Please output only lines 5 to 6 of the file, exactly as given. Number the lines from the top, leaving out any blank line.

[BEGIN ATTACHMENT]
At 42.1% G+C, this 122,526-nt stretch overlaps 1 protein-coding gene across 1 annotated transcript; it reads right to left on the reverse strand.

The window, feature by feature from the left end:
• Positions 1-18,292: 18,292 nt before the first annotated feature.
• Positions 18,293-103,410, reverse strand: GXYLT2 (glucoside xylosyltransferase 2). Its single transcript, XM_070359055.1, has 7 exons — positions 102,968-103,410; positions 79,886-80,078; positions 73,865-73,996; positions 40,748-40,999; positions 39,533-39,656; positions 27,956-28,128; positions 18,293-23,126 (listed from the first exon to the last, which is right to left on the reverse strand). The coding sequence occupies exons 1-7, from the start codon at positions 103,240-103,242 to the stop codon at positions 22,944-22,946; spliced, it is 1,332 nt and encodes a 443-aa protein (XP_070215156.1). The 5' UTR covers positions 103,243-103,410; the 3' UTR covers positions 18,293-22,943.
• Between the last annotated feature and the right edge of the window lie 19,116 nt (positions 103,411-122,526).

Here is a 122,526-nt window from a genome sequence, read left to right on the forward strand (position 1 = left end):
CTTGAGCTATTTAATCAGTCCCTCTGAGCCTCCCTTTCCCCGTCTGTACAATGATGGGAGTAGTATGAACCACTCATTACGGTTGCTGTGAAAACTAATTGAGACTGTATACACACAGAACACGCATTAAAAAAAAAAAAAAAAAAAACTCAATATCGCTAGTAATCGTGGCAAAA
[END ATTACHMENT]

• Between the last annotated feature and the right edge of the window lie 19,116 nt (positions 103,411-122,526).

Here is a 122,526-nt window from a genome sequence, read left to right on the forward strand (position 1 = left end):